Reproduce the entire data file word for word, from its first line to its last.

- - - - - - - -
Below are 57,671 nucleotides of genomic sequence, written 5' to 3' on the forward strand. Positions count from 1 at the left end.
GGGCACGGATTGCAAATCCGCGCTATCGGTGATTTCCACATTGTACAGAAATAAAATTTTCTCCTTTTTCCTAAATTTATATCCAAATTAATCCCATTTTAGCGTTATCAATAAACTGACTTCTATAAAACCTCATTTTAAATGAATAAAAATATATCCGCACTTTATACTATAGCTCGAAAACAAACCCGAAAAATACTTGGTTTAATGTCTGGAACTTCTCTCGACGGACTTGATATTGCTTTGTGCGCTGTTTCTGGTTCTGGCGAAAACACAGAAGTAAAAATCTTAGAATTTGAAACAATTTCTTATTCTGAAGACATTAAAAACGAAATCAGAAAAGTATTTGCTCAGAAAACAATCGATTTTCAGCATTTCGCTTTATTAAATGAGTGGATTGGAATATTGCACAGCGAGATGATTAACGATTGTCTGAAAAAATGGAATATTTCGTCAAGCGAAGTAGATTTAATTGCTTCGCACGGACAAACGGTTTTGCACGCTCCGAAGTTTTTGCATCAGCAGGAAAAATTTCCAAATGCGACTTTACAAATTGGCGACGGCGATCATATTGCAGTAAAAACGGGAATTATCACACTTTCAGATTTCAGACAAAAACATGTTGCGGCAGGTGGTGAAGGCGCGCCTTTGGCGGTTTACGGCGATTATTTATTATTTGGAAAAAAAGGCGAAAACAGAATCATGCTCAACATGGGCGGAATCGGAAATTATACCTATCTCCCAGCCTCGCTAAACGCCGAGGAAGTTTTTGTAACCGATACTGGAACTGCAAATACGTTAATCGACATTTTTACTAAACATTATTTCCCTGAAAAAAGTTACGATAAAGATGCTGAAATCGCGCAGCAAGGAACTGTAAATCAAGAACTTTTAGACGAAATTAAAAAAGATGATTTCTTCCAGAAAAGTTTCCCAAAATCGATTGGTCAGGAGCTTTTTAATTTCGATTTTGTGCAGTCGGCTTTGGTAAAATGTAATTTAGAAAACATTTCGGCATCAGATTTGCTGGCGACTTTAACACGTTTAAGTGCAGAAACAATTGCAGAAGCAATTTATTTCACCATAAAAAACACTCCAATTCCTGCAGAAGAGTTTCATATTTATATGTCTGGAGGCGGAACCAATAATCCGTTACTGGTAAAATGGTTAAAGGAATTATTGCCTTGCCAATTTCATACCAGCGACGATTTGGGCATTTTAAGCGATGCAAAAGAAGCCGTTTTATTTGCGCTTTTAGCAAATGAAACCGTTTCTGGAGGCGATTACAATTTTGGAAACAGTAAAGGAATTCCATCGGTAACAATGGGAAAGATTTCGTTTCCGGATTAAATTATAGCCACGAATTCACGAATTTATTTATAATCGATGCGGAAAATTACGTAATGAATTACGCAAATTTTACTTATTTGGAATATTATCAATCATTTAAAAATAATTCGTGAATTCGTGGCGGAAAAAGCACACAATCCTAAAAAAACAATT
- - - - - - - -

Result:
Below are 57,671 nucleotides of genomic sequence, written 5' to 3' on the forward strand. Positions count from 1 at the left end.
GGGCACGGATTGCAAATCCGCGCTATCGGTGATTTCCACATTGTACAGAAATAAAATTTTCTCCTTTTTCCTAAATTTATATCCAAATTAATCCCATTTTAGCGTTATCAATAAACTGACTTCTATAAAACCTCATTTTAAATGAATAAAAATATATCCGCACTTTATACTATAGCTCGAAAACAAACCCGAAAAATACTTGGTTTAATGTCTGGAACTTCTCTCGACGGACTTGATATTGCTTTGTGCGCTGTTTCTGGTTCTGGCGAAAACACAGAAGTAAAAATCTTAGAATTTGAAACAATTTCTTATTCTGAAGACATTAAAAACGAAATCAGAAAAGTATTTGCTCAGAAAACAATCGATTTTCAGCATTTCGCTTTATTAAATGAGTGGATTGGAATATTGCACAGCGAGATGATTAACGATTGTCTGAAAAAATGGAATATTTCGTCAAGCGAAGTAGATTTAATTGCTTCGCACGGACAAACGGTTTTGCACGCTCCGAAGTTTTTGCATCAGCAGGAAAAATTTCCAAATGCGACTTTACAAATTGGCGACGGCGATCATATTGCAGTAAAAACGGGAATTATCACACTTTCAGATTTCAGACAAAAACATGTTGCGGCAGGTGGTGAAGGCGCGCCTTTGGCGGTTTACGGCGATTATTTATTATTTGGAAAAAAAGGCGAAAACAGAATCATGCTCAACATGGGCGGAATCGGAAATTATACCTATCTCCCAGCCTCGCTAAACGCCGAGGAAGTTTTTGTAACCGATACTGGAACTGCAAATACGTTAATCGACATTTTTACTAAACATTATTTCCCTGAAAAAAGTTACGATAAAGATGCTGAAATCGCGCAGCAAGGAACTGTAAATCAAGAACTTTTAGACGAAATTAAAAAAGATGATTTCTTCCAGAAAAGTTTCCCAAAATCGATTGGTCAGGAGCTTTTTAATTTCGATTTTGTGCAGTCGGCTTTGGTAAAATGTAATTTAGAAAACATTTCGGCATCAGATTTGCTGGCGACTTTAACACGTTTAAGTGCAGAAACAATTGCAGAAGCAATTTATTTCACCATAAAAAACACTCCAATTCCTGCAGAAGAGTTTCATATTTATATGTCTGGAGGCGGAACCAATAATCCGTTACTGGTAAAATGGTTAAAGGAATTATTGCCTTGCCAATTTCATACCAGCGACGATTTGGGCATTTTAAGCGATGCAAAAGAAGCCGTTTTATTTGCGCTTTTAGCAAATGAAACCGTTTCTGGAGGCGATTACAATTTTGGAAACAGTAAAGGAATTCCATCGGTAACAATGGGAAAGATTTCGTTTCCGGATTAAATTATAGCCACGAATTCACGAATTTATTTATAATCGATGCGGAAAATTACGTAATGAATTACGCAAATTTTACTTATTTGGAATATTATCAATCATTTAAAAATAATTCGTGAATTCGTGGCGGAAAAAGCACACAATCCTAAAAAAACAATT